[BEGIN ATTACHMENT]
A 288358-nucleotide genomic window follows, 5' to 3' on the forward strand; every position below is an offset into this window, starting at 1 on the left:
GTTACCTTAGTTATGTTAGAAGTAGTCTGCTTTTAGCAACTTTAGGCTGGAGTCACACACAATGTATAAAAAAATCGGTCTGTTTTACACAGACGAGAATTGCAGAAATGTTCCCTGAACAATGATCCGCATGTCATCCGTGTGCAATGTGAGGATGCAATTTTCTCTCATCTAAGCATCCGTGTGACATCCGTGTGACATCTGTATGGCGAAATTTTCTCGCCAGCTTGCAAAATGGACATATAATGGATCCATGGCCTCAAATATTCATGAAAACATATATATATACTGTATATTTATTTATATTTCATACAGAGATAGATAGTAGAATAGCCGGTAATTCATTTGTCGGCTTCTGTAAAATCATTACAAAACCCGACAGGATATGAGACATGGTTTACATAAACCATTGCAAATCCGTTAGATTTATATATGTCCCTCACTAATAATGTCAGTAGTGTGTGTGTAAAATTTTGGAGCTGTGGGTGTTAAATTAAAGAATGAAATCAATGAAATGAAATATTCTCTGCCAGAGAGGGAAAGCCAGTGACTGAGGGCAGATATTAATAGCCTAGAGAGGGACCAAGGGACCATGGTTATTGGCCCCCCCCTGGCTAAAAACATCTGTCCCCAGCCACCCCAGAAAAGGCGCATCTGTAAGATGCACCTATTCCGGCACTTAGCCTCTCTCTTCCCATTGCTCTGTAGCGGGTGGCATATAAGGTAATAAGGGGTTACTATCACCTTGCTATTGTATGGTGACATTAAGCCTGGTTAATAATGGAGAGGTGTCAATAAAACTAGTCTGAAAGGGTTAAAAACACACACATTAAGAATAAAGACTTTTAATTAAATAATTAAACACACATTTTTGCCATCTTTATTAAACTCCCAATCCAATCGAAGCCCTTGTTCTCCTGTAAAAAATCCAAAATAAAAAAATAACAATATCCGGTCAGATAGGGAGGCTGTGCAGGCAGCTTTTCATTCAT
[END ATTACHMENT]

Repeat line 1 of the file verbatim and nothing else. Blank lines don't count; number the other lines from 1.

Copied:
A 288358-nucleotide genomic window follows, 5' to 3' on the forward strand; every position below is an offset into this window, starting at 1 on the left: